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TJ, Esq.
TJ, Esq., Attorney
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Experience:  JD, MBA
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Please explain the 6th Amendment--Right to a speedy trial. My son has been in jail in K

Customer Question

Please explain the 6th Amendment--Right to a speedy trial.

My son has been in jail in Kitsap County, Washington State since 1/24/13. I do not think he was arraigned
until May 5th.
Submitted: 4 years ago.
Category: Legal
Expert:  TJ, Esq. replied 4 years ago.
Hello and thank you for allowing me the opportunity to assist you.

Your son must be brought to trial within 6 months of his indictment. The law states:

29-1207. Trial within six months; time; how computed.

(1) Every person indicted or informed against for any offense shall be brought to trial within six months, and such time shall be computed as provided in this section.

Since the attorney went on vacation, that would seem to be the current hold up. If the defense is the cause of the delay, then the 6 month period does not apply. The 6th Amendment itself does not give a time frame, but the above Nebraska law is in line with the 6th Amendment.

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Customer: replied 4 years ago.

No....I am in Washington State. What is the law for Washington State? I was told he had 2 months if he was in custody and 3 months if he was not in custody. Please let me know about Washington State. Sorry fdr not mentioning the state.

Expert:  TJ, Esq. replied 4 years ago.
Hi again.

I'm so sorry. I must have seen that it was Washington, and yet my mind was thinking Nebraska. I must have read something about Nebraska just prior. You're correct about the 2 month time limit. The law states:

(b) Time for Trial.

(1) Defendant Detained in Jail. A defendant who is detained
in jail shall be brought to trial within the longer of
(i) 60 days after the commencement date specified in this rule, or
(ii) the time specified under subsection (b)(5).

So, 60 days is the default time. However, (b)(5) states:

(5) Allowable Time After Excluded Period. If any period of
time is excluded pursuant to section (e), the allowable time for
trial shall not expire earlier than 30 days after the end of that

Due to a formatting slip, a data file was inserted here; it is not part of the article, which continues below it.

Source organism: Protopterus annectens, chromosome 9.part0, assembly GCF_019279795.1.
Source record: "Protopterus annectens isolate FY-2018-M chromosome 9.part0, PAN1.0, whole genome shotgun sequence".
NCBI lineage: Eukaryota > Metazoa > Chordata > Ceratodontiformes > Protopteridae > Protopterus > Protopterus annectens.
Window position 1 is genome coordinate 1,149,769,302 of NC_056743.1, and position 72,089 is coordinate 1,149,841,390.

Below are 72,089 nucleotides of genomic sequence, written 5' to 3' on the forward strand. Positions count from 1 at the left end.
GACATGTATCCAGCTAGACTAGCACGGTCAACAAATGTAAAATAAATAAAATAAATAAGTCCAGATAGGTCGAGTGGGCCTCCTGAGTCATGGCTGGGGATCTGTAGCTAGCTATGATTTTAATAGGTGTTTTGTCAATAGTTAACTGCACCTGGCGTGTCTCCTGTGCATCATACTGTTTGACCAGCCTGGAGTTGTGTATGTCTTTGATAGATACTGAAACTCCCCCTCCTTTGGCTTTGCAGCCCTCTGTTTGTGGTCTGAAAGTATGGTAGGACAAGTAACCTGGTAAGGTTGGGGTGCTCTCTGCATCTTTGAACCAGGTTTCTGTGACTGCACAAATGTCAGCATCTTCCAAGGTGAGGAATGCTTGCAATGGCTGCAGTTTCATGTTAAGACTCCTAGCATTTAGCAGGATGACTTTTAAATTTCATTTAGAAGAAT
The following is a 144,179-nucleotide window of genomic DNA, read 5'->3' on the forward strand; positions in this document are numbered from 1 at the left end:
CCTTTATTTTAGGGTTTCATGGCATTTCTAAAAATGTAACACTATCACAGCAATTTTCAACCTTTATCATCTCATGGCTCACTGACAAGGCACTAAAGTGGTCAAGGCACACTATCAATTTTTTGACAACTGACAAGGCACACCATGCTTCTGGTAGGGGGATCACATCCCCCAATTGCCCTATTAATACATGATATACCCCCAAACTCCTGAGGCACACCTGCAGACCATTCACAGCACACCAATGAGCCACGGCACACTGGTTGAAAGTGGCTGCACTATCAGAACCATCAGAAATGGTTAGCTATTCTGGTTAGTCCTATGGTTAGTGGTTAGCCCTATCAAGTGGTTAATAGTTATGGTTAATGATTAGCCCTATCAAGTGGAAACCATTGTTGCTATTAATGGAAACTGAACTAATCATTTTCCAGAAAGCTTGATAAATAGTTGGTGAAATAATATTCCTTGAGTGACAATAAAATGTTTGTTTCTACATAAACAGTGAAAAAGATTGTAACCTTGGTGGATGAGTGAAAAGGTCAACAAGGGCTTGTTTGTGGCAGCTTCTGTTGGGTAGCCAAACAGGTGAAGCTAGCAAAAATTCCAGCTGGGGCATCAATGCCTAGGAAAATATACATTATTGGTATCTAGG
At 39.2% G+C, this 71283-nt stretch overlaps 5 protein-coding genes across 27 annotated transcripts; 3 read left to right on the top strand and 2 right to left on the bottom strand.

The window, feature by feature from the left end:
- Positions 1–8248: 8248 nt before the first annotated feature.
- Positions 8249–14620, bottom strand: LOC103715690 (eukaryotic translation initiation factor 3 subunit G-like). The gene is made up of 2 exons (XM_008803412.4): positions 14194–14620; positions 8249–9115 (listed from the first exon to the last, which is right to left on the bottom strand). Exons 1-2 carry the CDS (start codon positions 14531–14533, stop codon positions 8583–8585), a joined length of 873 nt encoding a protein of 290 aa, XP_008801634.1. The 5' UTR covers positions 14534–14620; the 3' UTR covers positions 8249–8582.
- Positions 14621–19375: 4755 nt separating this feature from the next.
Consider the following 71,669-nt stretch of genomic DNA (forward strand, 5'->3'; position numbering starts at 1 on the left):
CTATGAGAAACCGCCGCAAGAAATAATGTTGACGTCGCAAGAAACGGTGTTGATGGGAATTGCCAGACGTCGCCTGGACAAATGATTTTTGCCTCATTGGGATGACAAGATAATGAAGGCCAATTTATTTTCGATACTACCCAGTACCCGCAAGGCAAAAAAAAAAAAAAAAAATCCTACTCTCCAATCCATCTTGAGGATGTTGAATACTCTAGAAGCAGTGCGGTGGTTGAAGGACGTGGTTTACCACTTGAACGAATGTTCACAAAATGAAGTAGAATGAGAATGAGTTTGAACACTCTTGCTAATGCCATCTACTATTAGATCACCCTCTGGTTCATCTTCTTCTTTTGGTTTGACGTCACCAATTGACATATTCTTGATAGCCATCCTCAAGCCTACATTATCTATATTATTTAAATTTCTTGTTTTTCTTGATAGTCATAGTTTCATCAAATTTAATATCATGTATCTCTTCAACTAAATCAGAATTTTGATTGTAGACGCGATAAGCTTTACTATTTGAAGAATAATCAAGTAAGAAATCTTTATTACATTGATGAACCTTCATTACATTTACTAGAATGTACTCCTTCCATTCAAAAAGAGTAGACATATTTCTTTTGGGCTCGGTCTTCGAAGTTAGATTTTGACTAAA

excluded period

And section (e) offers several reasons that a trial can be postponed:

(e) Excluded Periods. The following periods shall be excluded
in computing the time for trial:
(1) Competency Proceedings. All proceedings relating to the
competency of a defendant to stand trial on the pending charge,
beginning on the date when the competency examination is ordered
and terminating when the court enters a written order finding the
defendant to be competent.
(2) Proceedings on Unrelated Charges. Arraignment, pre-
trial proceedings, trial, and sentencing on an unrelated charge.
(3) Continuances. Delay granted by the court pursuant to section (f).
(4) Period between Dismissal and Refiling. The time between
the dismissal of a charge and the refiling of the same or related charge.
(5) Disposition of Related Charge. The period between the
commencement of trial or the entry of a plea of guilty on one
charge and the defendant's arraignment in superior court on a related charge.
(6) Defendant Subject to foreign or Federal Custody or
Conditions. The time during which a defendant is detained in jail
or prison outside the state of Washington or in a federal jail or
prison and the time during which a defendant is subjected to
conditions of release not imposed by a court of the State of Washington.
(7) Juvenile Proceedings. All proceedings in juvenile court.
(8) Unavoidable or Unforeseen Circumstances. Unavoidable or
unforeseen circumstances affecting the time for trial beyond the
control of the court or of the parties. This exclusion also
applies to the cure period of section (g).
(9) Disqualification of Judge. A five-day period of time
commencing with the disqualification of the judge to whom the
case is assigned for trial.

In your son's case, I can't say which of the above applies since I don't know the details of the case, but I suspect that one or more apply. If not, then your son's attorney would have surely filed a motion to dismiss the charges. But you may want to discuss that with the attorney to get his take on the reason the case has not yet been tried. At the least, he can explain the delay so that it makes sense.

Does that help? I'm sorry for thinking Nebraska earlier ... don't know what got into me. :)